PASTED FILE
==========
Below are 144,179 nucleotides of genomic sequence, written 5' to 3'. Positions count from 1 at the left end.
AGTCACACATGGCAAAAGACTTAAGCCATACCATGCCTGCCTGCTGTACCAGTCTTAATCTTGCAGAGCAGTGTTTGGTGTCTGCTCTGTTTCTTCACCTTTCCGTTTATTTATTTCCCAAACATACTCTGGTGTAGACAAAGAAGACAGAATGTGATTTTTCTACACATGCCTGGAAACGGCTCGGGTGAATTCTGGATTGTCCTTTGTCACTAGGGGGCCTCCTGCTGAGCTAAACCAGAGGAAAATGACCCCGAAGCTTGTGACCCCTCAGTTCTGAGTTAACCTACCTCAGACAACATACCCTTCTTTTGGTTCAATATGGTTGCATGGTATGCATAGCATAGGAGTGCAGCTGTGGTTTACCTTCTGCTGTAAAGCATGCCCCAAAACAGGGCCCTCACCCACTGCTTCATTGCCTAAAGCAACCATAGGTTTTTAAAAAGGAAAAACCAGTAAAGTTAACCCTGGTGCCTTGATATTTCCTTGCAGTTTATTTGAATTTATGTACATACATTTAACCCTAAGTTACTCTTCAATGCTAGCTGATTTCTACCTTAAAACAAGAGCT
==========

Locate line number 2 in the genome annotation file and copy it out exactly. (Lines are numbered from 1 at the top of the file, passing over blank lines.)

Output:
AGTCACACATGGCAAAAGACTTAAGCCATACCATGCCTGCCTGCTGTACCAGTCTTAATCTTGCAGAGCAGTGTTTGGTGTCTGCTCTGTTTCTTCACCTTTCCGTTTATTTATTTCCCAAACATACTCTGGTGTAGACAAAGAAGACAGAATGTGATTTTTCTACACATGCCTGGAAACGGCTCGGGTGAATTCTGGATTGTCCTTTGTCACTAGGGGGCCTCCTGCTGAGCTAAACCAGAGGAAAATGACCCCGAAGCTTGTGACCCCTCAGTTCTGAGTTAACCTACCTCAGACAACATACCCTTCTTTTGGTTCAATATGGTTGCATGGTATGCATAGCATAGGAGTGCAGCTGTGGTTTACCTTCTGCTGTAAAGCATGCCCCAAAACAGGGCCCTCACCCACTGCTTCATTGCCTAAAGCAACCATAGGTTTTTAAAAAGGAAAAACCAGTAAAGTTAACCCTGGTGCCTTGATATTTCCTTGCAGTTTATTTGAATTTATGTACATACATTTAACCCTAAGTTACTCTTCAATGCTAGCTGATTTCTACCTTAAAACAAGAGCT